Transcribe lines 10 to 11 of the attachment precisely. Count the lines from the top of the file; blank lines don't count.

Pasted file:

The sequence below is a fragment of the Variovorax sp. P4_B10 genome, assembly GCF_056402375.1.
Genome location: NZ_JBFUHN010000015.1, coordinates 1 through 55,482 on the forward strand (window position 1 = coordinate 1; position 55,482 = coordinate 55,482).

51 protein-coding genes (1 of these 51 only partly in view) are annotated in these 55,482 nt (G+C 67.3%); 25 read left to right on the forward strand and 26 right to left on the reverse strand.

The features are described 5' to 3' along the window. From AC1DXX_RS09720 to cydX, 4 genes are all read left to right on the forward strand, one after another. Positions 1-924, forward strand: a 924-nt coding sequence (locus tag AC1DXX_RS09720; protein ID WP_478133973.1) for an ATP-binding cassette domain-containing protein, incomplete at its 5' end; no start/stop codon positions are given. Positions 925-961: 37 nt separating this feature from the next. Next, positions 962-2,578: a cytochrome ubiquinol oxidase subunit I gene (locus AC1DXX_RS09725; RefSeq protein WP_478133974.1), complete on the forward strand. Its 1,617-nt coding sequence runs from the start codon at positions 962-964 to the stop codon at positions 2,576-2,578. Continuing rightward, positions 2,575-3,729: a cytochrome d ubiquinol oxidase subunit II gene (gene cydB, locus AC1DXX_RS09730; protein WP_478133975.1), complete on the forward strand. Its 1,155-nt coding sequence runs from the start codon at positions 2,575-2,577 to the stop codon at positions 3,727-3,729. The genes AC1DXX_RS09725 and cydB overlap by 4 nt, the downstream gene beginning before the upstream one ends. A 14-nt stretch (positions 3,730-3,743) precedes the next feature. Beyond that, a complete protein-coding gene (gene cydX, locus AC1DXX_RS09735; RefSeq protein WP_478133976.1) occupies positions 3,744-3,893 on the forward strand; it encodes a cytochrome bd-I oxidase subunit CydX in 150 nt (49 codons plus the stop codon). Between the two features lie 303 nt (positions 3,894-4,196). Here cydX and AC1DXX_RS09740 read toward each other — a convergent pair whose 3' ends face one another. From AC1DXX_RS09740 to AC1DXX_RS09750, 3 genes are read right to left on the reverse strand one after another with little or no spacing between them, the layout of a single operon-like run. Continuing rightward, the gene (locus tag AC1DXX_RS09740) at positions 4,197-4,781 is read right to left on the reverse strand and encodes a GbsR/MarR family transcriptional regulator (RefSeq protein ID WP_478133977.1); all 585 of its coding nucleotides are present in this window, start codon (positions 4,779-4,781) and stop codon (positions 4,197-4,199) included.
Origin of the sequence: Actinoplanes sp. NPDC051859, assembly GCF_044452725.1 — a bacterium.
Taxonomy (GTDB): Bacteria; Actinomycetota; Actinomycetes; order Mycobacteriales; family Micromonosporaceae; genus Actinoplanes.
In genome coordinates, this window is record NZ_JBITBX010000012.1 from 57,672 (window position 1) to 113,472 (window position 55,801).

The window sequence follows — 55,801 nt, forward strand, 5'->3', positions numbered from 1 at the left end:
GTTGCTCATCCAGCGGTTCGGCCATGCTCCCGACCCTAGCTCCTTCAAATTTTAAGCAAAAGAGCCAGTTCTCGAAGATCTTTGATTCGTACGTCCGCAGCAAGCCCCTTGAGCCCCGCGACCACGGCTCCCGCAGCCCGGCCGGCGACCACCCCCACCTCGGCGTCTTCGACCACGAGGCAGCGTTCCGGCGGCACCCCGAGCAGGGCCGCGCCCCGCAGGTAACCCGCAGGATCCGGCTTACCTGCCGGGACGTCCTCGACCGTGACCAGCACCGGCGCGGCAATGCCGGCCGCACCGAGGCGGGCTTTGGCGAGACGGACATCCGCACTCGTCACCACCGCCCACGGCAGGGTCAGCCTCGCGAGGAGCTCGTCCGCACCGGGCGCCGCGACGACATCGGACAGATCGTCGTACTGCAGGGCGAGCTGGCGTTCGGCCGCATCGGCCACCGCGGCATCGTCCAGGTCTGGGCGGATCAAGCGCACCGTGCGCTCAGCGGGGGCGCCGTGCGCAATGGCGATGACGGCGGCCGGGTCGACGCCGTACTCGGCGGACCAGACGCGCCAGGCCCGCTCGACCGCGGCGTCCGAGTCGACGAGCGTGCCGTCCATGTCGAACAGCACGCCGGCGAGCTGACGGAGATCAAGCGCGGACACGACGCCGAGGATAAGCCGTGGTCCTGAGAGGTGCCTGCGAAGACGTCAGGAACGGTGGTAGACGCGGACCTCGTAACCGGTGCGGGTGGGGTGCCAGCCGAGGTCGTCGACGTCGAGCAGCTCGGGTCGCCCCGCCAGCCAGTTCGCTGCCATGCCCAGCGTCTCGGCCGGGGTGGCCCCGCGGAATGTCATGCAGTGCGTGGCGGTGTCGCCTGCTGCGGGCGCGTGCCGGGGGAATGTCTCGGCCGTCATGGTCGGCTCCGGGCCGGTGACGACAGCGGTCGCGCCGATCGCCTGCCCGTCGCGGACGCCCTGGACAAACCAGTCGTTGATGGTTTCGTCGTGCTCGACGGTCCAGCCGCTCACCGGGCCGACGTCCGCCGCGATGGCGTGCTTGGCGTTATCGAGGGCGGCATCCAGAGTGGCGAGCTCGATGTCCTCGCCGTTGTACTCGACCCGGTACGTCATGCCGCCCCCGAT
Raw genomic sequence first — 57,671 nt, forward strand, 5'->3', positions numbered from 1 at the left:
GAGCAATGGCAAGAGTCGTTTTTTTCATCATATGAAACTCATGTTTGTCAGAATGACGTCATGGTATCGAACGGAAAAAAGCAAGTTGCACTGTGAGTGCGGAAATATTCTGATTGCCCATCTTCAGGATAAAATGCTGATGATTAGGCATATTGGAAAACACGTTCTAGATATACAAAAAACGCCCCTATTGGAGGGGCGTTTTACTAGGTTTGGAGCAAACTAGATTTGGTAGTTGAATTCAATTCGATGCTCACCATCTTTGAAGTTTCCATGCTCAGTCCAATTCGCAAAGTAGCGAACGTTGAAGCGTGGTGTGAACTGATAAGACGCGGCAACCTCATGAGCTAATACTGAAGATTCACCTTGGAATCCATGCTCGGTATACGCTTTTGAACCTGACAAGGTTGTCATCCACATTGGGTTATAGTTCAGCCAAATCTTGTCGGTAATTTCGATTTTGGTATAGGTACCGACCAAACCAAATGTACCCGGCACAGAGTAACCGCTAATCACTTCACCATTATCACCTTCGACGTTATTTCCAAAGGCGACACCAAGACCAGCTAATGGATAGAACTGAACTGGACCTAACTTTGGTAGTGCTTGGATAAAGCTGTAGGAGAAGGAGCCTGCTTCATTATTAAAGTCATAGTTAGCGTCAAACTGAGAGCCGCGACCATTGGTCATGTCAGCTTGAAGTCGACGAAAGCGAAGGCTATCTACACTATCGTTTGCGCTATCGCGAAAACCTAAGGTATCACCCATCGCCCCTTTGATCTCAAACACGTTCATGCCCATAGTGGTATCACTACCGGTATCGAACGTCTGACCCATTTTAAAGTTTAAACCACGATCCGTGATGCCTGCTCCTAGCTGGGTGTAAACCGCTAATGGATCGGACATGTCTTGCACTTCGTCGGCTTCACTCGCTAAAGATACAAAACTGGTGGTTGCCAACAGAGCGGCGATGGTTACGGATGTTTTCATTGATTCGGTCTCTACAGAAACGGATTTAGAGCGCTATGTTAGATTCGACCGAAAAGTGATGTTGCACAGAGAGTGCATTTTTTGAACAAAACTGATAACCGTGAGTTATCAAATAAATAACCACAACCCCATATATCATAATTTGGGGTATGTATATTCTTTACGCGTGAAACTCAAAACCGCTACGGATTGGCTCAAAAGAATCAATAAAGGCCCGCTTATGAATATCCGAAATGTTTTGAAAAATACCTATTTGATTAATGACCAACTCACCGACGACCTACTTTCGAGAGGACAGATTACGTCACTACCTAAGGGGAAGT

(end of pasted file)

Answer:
Raw genomic sequence first — 57,671 nt, forward strand, 5'->3', positions numbered from 1 at the left:
GAGCAATGGCAAGAGTCGTTTTTTTCATCATATGAAACTCATGTTTGTCAGAATGACGTCATGGTATCGAACGGAAAAAAGCAAGTTGCACTGTGAGTGCGGAAATATTCTGATTGCCCATCTTCAGGATAAAATGCTGATGATTAGGCATATTGGAAAACACGTTCTAGATATACAAAAAACGCCCCTATTGGAGGGGCGTTTTACTAGGTTTGGAGCAAACTAGATTTGGTAGTTGAATTCAATTCGATGCTCACCATCTTTGAAGTTTCCATGCTCAGTCCAATTCGCAAAGTAGCGAACGTTGAAGCGTGGTGTGAACTGATAAGACGCGGCAACCTCATGAGCTAATACTGAAGATTCACCTTGGAATCCATGCTCGGTATACGCTTTTGAACCTGACAAGGTTGTCATCCACATTGGGTTATAGTTCAGCCAAATCTTGTCGGTAATTTCGATTTTGGTATAGGTACCGACCAAACCAAATGTACCCGGCACAGAGTAACCGCTAATCACTTCACCATTATCACCTTCGACGTTATTTCCAAAGGCGACACCAAGACCAGCTAATGGATAGAACTGAACTGGACCTAACTTTGGTAGTGCTTGGATAAAGCTGTAGGAGAAGGAGCCTGCTTCATTATTAAAGTCATAGTTAGCGTCAAACTGAGAGCCGCGACCATTGGTCATGTCAGCTTGAAGTCGACGAAAGCGAAGGCTATCTACACTATCGTTTGCGCTATCGCGAAAACCTAAGGTATCACCCATCGCCCCTTTGATCTCAAACACGTTCATGCCCATAGTGGTATCACTACCGGTATCGAACGTCTGACCCATTTTAAAGTTTAAACCACGATCCGTGATGCCTGCTCCTAGCTGGGTGTAAACCGCTAATGGATCGGACATGTCTTGCACTTCGTCGGCTTCACTCGCTAAAGATACAAAACTGGTGGTTGCCAACAGAGCGGCGATGGTTACGGATGTTTTCATTGATTCGGTCTCTACAGAAACGGATTTAGAGCGCTATGTTAGATTCGACCGAAAAGTGATGTTGCACAGAGAGTGCATTTTTTGAACAAAACTGATAACCGTGAGTTATCAAATAAATAACCACAACCCCATATATCATAATTTGGGGTATGTATATTCTTTACGCGTGAAACTCAAAACCGCTACGGATTGGCTCAAAAGAATCAATAAAGGCCCGCTTATGAATATCCGAAATGTTTTGAAAAATACCTATTTGATTAATGACCAACTCACCGACGACCTACTTTCGAGAGGACAGATTACGTCACTACCTAAGGGGAAGT